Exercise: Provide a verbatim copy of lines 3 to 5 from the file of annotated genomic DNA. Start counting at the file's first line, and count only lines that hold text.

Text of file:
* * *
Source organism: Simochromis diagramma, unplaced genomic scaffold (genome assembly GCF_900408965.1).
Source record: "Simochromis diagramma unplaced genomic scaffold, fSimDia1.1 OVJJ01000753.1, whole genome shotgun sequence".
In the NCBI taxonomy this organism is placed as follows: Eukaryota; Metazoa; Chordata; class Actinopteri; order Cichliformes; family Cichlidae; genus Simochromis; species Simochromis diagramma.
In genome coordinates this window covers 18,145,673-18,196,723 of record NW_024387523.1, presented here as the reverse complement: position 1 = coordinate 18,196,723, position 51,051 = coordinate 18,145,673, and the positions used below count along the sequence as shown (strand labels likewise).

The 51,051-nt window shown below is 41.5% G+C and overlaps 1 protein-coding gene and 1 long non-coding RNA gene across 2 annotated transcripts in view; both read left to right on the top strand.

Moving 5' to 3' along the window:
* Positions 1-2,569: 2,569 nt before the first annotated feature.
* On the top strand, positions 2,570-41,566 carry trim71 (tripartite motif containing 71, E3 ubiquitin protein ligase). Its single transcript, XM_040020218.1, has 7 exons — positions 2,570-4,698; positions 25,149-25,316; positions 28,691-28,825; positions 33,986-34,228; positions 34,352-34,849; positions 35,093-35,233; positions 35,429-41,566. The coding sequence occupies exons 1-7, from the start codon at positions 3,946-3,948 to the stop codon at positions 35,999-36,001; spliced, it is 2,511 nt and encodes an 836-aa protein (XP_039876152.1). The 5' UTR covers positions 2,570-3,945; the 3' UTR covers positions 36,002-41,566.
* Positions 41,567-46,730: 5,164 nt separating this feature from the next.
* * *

In the NCBI taxonomy this organism is placed as follows: Eukaryota; Metazoa; Chordata; class Actinopteri; order Cichliformes; family Cichlidae; genus Simochromis; species Simochromis diagramma.
In genome coordinates this window covers 18,145,673-18,196,723 of record NW_024387523.1, presented here as the reverse complement: position 1 = coordinate 18,196,723, position 51,051 = coordinate 18,145,673, and the positions used below count along the sequence as shown (strand labels likewise).

The 51,051-nt window shown below is 41.5% G+C and overlaps 1 protein-coding gene and 1 long non-coding RNA gene across 2 annotated transcripts in view; both read left to right on the top strand.